The sharkfest challenge was organized by Wireshark University. There are five challenges related to the trace files analysis. In each challenge, there are some questions we have to answer by analyzing the captured trace files. The sharkfest challenge trace files can be downloaded from the reference links. In this part of the article, we will solve the first three challenges, and the other two challenges we will continue in the second part of the article.
CHALLENGE #1: Trouble ticket
TRACE FILE: TroubleTicket.pcapng
1. What is the application protocol used?
Analysis – Let us open the pcap file and it’s very simple, we saw an HTTP GET request in the trace file. The application is using HTTP protocol.
2. Are all GET requests asking for the same URI?
Analysis – For finding if all requests are asking for the same URL, we just set a simple filter for all HTTP requests. We used HTTP containing “GET” and as can be seen below there are three HTTP GET requests found, and all are asking for the same URL.
3. Based on where this trace was taken, do the packets get lost closer to the client or closer to the server?
Analysis – First we see our client is 188.8.131.52 which is sending the first SYN request to the server which is 184.108.40.206.
Then we see in the second packet the server is responding to the SYN request with SYN,ACK and again it’s sending SYN,ACK.
Since the client is not responding with the ACK packet, the server is sending SYN,ACK request multiple times.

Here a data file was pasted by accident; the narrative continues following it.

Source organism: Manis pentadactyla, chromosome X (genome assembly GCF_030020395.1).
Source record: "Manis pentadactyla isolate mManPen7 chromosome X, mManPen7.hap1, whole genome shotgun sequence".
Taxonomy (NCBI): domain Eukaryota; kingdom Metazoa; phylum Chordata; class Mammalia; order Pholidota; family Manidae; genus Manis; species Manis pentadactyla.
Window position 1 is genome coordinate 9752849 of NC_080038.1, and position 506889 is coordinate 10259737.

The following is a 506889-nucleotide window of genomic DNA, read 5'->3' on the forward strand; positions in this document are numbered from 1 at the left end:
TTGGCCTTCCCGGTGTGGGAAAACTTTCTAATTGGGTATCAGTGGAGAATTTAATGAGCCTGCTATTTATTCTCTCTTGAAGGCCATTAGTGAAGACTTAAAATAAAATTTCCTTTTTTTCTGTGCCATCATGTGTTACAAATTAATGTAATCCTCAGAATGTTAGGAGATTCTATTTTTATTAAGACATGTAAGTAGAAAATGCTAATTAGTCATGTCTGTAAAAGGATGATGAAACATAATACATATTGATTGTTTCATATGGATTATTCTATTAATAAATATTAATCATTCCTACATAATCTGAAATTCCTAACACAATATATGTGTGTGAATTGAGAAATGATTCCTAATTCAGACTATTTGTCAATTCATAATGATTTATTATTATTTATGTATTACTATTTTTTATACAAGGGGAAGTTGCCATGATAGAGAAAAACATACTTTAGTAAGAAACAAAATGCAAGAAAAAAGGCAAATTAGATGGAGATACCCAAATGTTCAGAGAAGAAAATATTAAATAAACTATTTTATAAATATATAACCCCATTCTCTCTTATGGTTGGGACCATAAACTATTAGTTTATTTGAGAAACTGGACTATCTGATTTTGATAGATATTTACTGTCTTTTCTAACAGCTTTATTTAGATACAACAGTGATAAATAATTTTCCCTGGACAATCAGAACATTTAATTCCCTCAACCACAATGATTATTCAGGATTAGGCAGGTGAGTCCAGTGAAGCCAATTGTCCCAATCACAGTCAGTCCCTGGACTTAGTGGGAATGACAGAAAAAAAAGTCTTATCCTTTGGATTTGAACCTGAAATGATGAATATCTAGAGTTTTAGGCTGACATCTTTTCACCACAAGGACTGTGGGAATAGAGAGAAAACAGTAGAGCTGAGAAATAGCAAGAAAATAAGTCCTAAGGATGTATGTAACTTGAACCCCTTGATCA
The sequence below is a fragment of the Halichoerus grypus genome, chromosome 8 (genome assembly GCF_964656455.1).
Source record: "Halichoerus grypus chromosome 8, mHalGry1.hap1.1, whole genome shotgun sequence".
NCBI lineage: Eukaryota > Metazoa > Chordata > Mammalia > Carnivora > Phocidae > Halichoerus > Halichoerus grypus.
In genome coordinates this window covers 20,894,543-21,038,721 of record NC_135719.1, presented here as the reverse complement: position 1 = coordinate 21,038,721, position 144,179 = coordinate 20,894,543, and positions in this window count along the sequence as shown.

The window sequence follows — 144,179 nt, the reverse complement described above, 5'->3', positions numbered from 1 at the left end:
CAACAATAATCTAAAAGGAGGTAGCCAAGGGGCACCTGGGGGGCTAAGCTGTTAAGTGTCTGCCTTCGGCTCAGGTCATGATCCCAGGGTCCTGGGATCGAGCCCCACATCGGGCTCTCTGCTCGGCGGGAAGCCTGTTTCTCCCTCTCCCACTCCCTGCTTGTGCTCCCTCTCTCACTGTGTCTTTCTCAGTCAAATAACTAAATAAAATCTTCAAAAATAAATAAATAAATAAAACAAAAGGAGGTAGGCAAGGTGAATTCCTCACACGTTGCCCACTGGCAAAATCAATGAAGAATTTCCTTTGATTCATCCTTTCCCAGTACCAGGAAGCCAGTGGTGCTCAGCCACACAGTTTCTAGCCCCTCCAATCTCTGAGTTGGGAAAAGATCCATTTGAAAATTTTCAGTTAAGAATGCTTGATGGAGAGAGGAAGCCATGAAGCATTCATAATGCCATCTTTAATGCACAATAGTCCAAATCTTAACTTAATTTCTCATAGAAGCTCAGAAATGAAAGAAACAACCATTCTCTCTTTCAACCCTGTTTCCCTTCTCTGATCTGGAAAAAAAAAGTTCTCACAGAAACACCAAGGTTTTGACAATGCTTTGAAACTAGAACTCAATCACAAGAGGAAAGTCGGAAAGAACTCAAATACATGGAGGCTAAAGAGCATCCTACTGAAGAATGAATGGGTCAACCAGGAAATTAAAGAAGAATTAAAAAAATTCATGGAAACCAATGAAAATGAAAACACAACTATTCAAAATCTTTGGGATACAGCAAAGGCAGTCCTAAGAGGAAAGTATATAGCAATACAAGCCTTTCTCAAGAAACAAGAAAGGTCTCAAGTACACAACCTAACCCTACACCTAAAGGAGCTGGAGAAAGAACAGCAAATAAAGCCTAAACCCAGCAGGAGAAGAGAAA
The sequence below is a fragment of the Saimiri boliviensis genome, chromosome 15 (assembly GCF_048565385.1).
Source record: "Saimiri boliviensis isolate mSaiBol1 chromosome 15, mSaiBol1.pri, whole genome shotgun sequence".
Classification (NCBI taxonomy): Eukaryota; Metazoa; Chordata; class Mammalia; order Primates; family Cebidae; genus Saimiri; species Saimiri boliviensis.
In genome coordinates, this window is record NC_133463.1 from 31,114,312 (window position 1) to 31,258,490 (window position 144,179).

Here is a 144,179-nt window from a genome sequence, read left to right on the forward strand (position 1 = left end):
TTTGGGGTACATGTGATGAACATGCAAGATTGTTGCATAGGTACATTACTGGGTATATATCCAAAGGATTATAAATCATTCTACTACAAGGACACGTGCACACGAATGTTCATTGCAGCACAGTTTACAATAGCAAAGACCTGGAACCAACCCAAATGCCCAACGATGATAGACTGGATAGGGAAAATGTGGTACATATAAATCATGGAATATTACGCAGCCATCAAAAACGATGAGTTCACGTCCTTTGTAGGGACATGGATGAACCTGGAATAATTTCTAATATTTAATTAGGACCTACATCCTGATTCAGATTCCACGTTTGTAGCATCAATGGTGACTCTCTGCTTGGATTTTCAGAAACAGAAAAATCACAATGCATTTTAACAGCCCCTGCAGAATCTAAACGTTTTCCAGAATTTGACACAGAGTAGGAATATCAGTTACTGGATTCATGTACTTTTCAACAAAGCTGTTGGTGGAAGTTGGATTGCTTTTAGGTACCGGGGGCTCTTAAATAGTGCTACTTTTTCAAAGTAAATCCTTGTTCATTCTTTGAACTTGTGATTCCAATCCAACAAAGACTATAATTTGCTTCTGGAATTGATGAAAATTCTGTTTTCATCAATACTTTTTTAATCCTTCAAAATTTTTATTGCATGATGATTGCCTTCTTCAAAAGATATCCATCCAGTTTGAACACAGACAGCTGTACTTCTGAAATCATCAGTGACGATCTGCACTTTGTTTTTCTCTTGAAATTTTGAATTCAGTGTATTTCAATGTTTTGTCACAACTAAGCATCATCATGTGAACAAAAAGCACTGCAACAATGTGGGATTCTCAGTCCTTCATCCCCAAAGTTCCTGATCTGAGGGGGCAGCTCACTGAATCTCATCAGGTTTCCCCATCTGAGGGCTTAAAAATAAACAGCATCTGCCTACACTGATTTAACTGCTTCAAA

Now come back to the main question which is asking where the connection gets lost, near client or server, so we can see here the client is not responding with the ACK request and the connection gets lost near the client.
4. This trace was taken inside the infrastructure. What is the Initial Round Trip Time of the connection?
Analysis – Wireshark is capturing inside the infrastructure between client and server. For measuring the initial round trip, we have to capture the entire three way handshake between client and server.
So we found the exact complete request where the client is sending the SYN request the server responds with SYN,ACK request and then the client sends ACK request.
Now we will set time reference in the first SYN request. Right click on the packet and select ‘Set Time Reference’
After setting the set time reference in the SYN packet, it will show the total time of three way handshake in the last ACK request and as can be seen below the total time is 3.562215000 seconds.
5. Who owns the server?